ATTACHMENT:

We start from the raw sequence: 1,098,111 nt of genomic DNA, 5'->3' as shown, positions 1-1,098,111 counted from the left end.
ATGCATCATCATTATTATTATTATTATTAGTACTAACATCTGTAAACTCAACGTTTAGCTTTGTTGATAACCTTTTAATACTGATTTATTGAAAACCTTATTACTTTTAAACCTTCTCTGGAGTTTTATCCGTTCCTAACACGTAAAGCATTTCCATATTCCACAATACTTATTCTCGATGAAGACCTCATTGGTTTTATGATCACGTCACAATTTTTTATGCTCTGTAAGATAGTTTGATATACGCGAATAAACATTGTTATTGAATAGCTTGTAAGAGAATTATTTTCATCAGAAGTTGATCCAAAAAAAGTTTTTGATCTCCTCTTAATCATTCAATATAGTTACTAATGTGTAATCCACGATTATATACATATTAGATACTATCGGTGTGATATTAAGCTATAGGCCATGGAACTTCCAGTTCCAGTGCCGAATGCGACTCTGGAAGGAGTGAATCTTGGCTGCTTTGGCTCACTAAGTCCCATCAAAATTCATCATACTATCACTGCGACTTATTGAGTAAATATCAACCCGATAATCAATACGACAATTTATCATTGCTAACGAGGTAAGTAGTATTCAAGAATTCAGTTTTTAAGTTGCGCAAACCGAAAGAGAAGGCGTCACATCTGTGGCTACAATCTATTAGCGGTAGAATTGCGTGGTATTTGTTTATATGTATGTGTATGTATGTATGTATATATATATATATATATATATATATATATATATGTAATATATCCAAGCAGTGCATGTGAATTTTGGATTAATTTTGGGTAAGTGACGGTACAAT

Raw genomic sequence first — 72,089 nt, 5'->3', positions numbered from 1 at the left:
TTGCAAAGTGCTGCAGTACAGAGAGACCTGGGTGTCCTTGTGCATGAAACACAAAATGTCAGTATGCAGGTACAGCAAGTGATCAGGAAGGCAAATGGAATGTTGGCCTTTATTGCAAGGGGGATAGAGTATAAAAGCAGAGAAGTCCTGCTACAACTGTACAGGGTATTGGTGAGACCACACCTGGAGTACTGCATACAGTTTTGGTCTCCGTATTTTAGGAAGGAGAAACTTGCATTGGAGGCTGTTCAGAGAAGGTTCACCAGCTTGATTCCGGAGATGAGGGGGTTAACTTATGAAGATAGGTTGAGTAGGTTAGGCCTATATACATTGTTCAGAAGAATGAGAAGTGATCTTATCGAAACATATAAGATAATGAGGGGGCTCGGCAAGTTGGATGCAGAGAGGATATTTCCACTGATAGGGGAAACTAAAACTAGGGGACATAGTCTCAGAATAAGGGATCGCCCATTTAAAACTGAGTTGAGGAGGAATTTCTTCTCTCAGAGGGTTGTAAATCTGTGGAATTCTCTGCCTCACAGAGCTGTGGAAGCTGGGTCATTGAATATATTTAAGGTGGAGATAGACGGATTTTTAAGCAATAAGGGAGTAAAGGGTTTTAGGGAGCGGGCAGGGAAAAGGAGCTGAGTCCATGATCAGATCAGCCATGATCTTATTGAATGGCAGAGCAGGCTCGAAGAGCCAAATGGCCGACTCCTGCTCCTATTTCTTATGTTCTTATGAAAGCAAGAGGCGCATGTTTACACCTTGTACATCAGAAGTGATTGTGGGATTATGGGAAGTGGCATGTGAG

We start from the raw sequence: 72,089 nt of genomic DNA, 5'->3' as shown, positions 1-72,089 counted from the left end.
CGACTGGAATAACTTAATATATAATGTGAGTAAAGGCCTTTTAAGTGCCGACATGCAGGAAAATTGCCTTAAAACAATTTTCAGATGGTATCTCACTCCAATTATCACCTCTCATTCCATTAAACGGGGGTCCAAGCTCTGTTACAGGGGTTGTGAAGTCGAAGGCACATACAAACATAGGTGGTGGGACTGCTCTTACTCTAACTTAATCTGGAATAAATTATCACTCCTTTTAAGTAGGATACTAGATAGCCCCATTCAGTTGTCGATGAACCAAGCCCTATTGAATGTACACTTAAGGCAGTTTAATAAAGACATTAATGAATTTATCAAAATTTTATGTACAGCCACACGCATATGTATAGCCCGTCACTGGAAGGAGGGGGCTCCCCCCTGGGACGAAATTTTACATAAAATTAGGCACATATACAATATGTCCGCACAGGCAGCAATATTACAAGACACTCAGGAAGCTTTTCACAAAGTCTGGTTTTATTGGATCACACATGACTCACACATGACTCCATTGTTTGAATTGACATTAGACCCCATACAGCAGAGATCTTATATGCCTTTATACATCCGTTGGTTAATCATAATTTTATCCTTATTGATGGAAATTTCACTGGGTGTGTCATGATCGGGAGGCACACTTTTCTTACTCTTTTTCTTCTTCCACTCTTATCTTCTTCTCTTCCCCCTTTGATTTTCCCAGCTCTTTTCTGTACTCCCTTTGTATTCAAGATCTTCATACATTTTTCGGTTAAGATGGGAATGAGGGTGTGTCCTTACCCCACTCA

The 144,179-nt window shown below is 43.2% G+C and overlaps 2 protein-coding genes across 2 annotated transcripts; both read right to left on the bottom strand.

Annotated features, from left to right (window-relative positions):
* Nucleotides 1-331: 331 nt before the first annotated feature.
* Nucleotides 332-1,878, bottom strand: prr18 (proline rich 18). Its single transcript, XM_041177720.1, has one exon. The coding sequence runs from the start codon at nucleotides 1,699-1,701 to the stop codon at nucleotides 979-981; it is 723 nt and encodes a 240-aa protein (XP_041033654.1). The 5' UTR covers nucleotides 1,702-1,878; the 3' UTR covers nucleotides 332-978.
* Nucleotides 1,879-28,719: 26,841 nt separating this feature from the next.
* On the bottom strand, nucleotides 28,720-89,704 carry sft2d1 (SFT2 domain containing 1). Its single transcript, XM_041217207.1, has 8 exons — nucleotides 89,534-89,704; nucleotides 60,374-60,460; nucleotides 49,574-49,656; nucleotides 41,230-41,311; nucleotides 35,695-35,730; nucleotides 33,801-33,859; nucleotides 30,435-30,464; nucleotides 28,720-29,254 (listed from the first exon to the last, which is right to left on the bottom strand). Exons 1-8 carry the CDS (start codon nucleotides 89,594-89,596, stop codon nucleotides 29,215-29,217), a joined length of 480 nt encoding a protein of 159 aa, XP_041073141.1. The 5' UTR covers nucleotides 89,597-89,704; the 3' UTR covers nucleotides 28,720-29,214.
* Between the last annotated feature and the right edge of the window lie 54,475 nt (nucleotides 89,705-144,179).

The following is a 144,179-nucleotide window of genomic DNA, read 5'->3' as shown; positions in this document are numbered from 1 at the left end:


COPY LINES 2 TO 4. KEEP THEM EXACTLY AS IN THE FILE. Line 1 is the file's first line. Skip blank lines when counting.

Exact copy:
ATGCATCATCATTATTATTATTATTATTAGTACTAACATCTGTAAACTCAACGTTTAGCTTTGTTGATAACCTTTTAATACTGATTTATTGAAAACCTTATTACTTTTAAACCTTCTCTGGAGTTTTATCCGTTCCTAACACGTAAAGCATTTCCATATTCCACAATACTTATTCTCGATGAAGACCTCATTGGTTTTATGATCACGTCACAATTTTTTATGCTCTGTAAGATAGTTTGATATACGCGAATAAACATTGTTATTGAATAGCTTGTAAGAGAATTATTTTCATCAGAAGTTGATCCAAAAAAAGTTTTTGATCTCCTCTTAATCATTCAATATAGTTACTAATGTGTAATCCACGATTATATACATATTAGATACTATCGGTGTGATATTAAGCTATAGGCCATGGAACTTCCAGTTCCAGTGCCGAATGCGACTCTGGAAGGAGTGAATCTTGGCTGCTTTGGCTCACTAAGTCCCATCAAAATTCATCATACTATCACTGCGACTTATTGAGTAAATATCAACCCGATAATCAATACGACAATTTATCATTGCTAACGAGGTAAGTAGTATTCAAGAATTCAGTTTTTAAGTTGCGCAAACCGAAAGAGAAGGCGTCACATCTGTGGCTACAATCTATTAGCGGTAGAATTGCGTGGTATTTGTTTATATGTATGTGTATGTATGTATGTATATATATATATATATATATATATATATATATATGTAATATATCCAAGCAGTGCATGTGAATTTTGGATTAATTTTGGGTAAGTGACGGTACAAT

Raw genomic sequence first — 72,089 nt, 5'->3', positions numbered from 1 at the left:
TTGCAAAGTGCTGCAGTACAGAGAGACCTGGGTGTCCTTGTGCATGAAACACAAAATGTCAGTATGCAGGTACAGCAAGTGATCAGGAAGGCAAATGGAATGTTGGCCTTTATTGCAAGGGGGATAGAGTATAAAAGCAGAGAAGTCCTGCTACAACTGTACAGGGTATTGGTGAGACCACACCTGGAGTACTGCATACAGTTTTGGTCTCCGTATTTTAGGAAGGAGAAACTTGCATTGGAGGCTGTTCAGAGAAGGTTCACCAGCTTGATTCCGGAGATGAGGGGGTTAACTTATGAAGATAGGTTGAGTAGGTTAGGCCTATATACATTGTTCAGAAGAATGAGAAGTGATCTTATCGAAACATATAAGATAATGAGGGGGCTCGGCAAGTTGGATGCAGAGAGGATATTTCCACTGATAGGGGAAACTAAAACTAGGGGACATAGTCTCAGAATAAGGGATCGCCCATTTAAAACTGAGTTGAGGAGGAATTTCTTCTCTCAGAGGGTTGTAAATCTGTGGAATTCTCTGCCTCACAGAGCTGTGGAAGCTGGGTCATTGAATATATTTAAGGTGGAGATAGACGGATTTTTAAGCAATAAGGGAGTAAAGGGTTTTAGGGAGCGGGCAGGGAAAAGGAGCTGAGTCCATGATCAGATCAGCCATGATCTTATTGAATGGCAGAGCAGGCTCGAAGAGCCAAATGGCCGACTCCTGCTCCTATTTCTTATGTTCTTATGAAAGCAAGAGGCGCATGTTTACACCTTGTACATCAGAAGTGATTGTGGGATTATGGGAAGTGGCATGTGAG